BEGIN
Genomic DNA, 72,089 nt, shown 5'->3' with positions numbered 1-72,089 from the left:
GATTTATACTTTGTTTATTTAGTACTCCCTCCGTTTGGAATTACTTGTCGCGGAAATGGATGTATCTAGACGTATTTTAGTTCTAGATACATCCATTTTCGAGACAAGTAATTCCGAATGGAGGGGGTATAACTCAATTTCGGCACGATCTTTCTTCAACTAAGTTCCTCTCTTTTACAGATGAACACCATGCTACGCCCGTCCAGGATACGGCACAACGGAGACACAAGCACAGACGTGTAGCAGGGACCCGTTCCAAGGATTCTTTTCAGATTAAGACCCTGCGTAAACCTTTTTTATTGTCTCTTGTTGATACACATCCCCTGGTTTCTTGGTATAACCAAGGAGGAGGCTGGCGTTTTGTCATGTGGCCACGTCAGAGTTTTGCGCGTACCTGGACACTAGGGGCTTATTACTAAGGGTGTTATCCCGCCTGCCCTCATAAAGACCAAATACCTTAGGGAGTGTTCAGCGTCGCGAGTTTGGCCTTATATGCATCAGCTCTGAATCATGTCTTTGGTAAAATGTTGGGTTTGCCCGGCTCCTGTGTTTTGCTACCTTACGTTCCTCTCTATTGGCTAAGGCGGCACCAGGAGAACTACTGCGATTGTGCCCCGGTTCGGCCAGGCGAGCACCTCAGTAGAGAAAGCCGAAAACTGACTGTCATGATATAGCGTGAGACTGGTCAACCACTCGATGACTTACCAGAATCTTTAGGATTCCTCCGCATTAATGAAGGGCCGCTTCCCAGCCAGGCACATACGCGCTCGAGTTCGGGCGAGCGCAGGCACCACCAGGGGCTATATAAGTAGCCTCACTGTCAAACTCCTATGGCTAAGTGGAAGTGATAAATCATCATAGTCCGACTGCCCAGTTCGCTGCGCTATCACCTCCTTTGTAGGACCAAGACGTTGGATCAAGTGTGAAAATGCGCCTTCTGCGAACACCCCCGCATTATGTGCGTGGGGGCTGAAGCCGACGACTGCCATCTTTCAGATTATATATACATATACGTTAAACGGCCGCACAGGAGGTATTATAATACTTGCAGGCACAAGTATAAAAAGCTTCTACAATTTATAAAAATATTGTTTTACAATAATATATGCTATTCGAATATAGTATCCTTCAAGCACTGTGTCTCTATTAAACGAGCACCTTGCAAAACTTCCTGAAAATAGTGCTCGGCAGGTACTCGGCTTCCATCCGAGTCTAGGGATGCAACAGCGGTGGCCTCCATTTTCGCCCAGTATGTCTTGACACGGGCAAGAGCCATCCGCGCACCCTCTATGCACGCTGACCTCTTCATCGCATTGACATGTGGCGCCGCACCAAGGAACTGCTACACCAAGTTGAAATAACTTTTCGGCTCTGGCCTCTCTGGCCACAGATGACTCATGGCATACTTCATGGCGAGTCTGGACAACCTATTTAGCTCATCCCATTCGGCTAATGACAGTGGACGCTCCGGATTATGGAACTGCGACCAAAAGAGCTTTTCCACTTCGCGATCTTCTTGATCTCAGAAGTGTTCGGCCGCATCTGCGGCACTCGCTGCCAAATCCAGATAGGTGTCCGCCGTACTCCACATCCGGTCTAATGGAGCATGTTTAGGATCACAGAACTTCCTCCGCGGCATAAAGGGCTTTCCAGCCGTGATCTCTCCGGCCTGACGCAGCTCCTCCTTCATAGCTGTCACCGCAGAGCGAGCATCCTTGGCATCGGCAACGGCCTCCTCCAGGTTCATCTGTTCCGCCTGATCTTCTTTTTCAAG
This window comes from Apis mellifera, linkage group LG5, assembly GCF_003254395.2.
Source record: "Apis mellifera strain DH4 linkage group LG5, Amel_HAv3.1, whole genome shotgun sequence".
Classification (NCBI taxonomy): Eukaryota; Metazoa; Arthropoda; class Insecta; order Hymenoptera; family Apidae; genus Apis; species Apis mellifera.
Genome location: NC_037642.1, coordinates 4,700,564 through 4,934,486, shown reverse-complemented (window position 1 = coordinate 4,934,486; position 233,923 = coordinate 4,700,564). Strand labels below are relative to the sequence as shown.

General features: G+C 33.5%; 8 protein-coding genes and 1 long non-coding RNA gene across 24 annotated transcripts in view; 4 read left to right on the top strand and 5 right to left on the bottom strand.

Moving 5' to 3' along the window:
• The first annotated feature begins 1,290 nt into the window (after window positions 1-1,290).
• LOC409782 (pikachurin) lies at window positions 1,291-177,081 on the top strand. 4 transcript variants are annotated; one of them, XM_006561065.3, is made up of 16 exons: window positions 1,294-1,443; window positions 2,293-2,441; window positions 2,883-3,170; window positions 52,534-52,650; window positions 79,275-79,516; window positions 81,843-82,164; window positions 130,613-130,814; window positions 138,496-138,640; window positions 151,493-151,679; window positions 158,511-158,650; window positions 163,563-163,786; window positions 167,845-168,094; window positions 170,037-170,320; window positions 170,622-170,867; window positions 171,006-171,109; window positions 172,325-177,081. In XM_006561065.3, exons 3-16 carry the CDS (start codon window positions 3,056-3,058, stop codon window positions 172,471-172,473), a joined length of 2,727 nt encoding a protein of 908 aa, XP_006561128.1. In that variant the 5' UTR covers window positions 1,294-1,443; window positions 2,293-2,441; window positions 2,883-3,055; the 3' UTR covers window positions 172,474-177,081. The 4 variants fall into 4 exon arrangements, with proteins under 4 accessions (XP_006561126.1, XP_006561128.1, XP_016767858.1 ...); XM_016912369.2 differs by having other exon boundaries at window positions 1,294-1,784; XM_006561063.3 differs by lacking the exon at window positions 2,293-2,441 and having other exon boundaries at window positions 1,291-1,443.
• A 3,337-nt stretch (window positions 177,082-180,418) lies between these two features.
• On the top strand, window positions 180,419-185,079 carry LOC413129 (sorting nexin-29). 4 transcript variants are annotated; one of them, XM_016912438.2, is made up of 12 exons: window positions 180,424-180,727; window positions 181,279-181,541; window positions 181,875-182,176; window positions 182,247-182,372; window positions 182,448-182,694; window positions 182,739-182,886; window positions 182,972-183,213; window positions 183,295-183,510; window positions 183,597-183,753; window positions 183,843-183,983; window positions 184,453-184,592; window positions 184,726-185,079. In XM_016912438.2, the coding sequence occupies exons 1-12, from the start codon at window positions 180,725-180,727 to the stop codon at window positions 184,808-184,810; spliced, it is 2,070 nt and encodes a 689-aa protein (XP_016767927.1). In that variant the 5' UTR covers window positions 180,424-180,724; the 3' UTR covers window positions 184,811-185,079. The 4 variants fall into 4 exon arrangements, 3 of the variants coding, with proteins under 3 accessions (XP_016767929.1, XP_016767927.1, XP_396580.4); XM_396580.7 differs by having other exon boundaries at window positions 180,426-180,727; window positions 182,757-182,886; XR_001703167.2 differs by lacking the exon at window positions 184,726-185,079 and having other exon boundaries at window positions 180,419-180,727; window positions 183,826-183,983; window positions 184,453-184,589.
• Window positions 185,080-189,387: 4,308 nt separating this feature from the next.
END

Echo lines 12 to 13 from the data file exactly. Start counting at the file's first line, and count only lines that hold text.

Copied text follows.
• On the top strand, window positions 180,419-185,079 carry LOC413129 (sorting nexin-29). 4 transcript variants are annotated; one of them, XM_016912438.2, is made up of 12 exons: window positions 180,424-180,727; window positions 181,279-181,541; window positions 181,875-182,176; window positions 182,247-182,372; window positions 182,448-182,694; window positions 182,739-182,886; window positions 182,972-183,213; window positions 183,295-183,510; window positions 183,597-183,753; window positions 183,843-183,983; window positions 184,453-184,592; window positions 184,726-185,079. In XM_016912438.2, the coding sequence occupies exons 1-12, from the start codon at window positions 180,725-180,727 to the stop codon at window positions 184,808-184,810; spliced, it is 2,070 nt and encodes a 689-aa protein (XP_016767927.1). In that variant the 5' UTR covers window positions 180,424-180,724; the 3' UTR covers window positions 184,811-185,079. The 4 variants fall into 4 exon arrangements, 3 of the variants coding, with proteins under 3 accessions (XP_016767929.1, XP_016767927.1, XP_396580.4); XM_396580.7 differs by having other exon boundaries at window positions 180,426-180,727; window positions 182,757-182,886; XR_001703167.2 differs by lacking the exon at window positions 184,726-185,079 and having other exon boundaries at window positions 180,419-180,727; window positions 183,826-183,983; window positions 184,453-184,589.
• Window positions 185,080-189,387: 4,308 nt separating this feature from the next.